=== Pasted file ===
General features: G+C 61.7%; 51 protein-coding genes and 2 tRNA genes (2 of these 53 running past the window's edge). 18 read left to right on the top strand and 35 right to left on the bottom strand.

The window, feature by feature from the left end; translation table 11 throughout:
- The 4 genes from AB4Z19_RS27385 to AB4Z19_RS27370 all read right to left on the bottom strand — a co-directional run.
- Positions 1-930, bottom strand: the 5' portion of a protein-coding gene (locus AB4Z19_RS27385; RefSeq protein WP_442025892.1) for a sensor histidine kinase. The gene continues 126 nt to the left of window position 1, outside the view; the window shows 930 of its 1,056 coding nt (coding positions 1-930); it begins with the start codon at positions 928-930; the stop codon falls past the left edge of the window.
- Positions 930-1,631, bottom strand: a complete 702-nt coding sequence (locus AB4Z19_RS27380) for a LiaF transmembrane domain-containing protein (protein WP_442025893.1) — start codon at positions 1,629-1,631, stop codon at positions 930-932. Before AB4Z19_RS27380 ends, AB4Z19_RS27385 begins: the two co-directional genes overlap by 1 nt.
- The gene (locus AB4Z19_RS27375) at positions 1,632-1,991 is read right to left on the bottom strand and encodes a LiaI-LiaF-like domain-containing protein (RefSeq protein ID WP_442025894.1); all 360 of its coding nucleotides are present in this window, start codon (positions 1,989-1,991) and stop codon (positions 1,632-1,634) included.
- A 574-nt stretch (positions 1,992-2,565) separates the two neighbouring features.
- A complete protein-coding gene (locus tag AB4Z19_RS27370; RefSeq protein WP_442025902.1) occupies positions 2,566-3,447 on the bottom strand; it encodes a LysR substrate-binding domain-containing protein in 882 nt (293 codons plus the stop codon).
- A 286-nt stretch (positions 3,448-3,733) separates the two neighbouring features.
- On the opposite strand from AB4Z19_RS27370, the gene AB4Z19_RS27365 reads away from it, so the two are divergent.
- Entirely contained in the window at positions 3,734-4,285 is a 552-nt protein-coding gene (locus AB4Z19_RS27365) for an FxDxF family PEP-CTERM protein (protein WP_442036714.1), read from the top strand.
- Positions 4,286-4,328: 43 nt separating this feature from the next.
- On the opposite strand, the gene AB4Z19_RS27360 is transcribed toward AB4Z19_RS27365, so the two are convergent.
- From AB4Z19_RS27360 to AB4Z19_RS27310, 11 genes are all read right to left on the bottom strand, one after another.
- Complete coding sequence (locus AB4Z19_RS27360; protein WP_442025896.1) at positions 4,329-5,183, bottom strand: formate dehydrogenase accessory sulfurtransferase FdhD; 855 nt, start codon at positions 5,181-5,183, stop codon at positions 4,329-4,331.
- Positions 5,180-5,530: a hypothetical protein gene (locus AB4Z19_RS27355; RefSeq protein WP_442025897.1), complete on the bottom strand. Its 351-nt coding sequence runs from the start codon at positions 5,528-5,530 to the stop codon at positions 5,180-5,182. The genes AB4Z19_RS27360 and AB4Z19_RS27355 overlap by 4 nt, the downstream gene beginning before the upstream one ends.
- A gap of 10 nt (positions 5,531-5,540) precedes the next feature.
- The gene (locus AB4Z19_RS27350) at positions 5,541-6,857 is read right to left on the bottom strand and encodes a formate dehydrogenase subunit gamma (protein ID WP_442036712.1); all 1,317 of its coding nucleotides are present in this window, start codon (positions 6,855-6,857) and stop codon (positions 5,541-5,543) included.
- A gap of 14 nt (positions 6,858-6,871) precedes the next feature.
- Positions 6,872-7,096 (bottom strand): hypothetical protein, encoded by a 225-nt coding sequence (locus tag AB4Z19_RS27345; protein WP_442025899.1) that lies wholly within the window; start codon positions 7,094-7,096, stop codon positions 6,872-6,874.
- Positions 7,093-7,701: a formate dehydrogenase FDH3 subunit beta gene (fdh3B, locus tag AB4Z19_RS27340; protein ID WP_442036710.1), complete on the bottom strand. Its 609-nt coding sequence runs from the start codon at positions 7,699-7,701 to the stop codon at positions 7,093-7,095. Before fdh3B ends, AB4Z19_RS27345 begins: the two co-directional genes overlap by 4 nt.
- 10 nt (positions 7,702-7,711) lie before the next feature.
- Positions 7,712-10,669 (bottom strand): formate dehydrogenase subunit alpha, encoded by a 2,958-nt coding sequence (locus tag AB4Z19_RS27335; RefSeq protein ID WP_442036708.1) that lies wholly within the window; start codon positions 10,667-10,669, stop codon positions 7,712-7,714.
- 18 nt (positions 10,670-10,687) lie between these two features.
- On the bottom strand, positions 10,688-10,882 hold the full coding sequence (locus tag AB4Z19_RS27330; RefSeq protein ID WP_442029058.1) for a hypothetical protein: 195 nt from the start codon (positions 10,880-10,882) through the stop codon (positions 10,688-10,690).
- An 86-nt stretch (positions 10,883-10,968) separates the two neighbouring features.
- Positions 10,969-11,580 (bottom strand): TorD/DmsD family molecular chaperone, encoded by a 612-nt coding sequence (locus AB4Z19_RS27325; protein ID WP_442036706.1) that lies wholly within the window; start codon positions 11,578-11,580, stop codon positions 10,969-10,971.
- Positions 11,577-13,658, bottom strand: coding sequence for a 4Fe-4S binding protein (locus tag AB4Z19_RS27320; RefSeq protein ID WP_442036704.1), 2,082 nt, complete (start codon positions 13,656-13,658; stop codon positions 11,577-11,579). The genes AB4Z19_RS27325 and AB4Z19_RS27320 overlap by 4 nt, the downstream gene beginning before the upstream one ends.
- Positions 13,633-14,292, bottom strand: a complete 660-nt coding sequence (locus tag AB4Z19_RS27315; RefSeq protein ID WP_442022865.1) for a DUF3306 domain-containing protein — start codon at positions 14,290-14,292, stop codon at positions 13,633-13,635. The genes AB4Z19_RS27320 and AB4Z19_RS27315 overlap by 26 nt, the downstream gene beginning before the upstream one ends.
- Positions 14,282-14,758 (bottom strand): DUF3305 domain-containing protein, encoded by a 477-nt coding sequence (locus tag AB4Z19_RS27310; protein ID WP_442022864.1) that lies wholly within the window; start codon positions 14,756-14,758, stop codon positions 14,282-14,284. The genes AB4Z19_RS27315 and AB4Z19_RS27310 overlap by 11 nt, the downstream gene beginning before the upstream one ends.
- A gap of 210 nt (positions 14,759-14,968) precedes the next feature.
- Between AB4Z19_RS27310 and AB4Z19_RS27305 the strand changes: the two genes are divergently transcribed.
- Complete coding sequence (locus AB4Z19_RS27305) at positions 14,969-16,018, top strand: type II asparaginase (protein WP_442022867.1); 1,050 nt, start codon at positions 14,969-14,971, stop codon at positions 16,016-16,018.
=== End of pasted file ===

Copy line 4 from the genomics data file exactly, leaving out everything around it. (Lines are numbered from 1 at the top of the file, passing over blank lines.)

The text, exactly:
- Positions 1-930, bottom strand: the 5' portion of a protein-coding gene (locus AB4Z19_RS27385; RefSeq protein WP_442025892.1) for a sensor histidine kinase. The gene continues 126 nt to the left of window position 1, outside the view; the window shows 930 of its 1,056 coding nt (coding positions 1-930); it begins with the start codon at positions 928-930; the stop codon falls past the left edge of the window.